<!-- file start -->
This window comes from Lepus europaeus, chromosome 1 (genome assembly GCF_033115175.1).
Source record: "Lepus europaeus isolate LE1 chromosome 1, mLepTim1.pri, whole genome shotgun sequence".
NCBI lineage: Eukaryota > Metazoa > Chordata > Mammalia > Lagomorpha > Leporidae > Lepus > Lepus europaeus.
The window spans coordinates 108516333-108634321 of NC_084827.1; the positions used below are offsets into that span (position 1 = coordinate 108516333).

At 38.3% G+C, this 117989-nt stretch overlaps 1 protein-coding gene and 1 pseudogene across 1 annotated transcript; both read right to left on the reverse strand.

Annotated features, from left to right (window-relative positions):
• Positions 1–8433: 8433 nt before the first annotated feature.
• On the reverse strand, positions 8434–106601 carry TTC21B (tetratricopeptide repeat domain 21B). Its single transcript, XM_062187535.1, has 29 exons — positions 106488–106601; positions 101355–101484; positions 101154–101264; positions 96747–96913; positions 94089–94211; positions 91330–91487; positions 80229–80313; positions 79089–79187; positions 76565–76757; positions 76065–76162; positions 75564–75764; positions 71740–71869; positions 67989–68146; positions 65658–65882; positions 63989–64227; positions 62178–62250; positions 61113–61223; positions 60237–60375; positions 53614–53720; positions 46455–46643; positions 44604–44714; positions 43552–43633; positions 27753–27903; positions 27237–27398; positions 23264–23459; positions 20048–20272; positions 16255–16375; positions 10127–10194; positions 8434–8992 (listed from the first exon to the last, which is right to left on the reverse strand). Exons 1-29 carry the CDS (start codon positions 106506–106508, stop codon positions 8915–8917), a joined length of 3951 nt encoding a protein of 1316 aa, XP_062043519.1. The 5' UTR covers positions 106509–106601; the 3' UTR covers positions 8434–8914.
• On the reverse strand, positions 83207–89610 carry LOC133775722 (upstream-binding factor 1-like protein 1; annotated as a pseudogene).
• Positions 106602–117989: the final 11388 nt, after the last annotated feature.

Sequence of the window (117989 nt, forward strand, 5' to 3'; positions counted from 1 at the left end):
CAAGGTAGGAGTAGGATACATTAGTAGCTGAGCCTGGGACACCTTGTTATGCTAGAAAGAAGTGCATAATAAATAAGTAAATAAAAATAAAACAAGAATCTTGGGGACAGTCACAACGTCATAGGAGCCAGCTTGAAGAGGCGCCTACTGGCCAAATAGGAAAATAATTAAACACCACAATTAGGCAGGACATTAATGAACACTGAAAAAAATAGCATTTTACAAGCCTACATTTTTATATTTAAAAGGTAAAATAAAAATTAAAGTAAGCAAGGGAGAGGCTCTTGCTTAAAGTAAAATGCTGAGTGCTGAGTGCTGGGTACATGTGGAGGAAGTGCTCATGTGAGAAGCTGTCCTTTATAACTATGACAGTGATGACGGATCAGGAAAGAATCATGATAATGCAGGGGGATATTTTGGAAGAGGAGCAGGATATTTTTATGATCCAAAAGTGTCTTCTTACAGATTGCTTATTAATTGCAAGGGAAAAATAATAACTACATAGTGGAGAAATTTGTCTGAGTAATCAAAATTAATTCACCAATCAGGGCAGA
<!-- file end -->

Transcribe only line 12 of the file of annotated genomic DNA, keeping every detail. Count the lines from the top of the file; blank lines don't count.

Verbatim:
CAAGGTAGGAGTAGGATACATTAGTAGCTGAGCCTGGGACACCTTGTTATGCTAGAAAGAAGTGCATAATAAATAAGTAAATAAAAATAAAACAAGAATCTTGGGGACAGTCACAACGTCATAGGAGCCAGCTTGAAGAGGCGCCTACTGGCCAAATAGGAAAATAATTAAACACCACAATTAGGCAGGACATTAATGAACACTGAAAAAAATAGCATTTTACAAGCCTACATTTTTATATTTAAAAGGTAAAATAAAAATTAAAGTAAGCAAGGGAGAGGCTCTTGCTTAAAGTAAAATGCTGAGTGCTGAGTGCTGGGTACATGTGGAGGAAGTGCTCATGTGAGAAGCTGTCCTTTATAACTATGACAGTGATGACGGATCAGGAAAGAATCATGATAATGCAGGGGGATATTTTGGAAGAGGAGCAGGATATTTTTATGATCCAAAAGTGTCTTCTTACAGATTGCTTATTAATTGCAAGGGAAAAATAATAACTACATAGTGGAGAAATTTGTCTGAGTAATCAAAATTAATTCACCAATCAGGGCAGA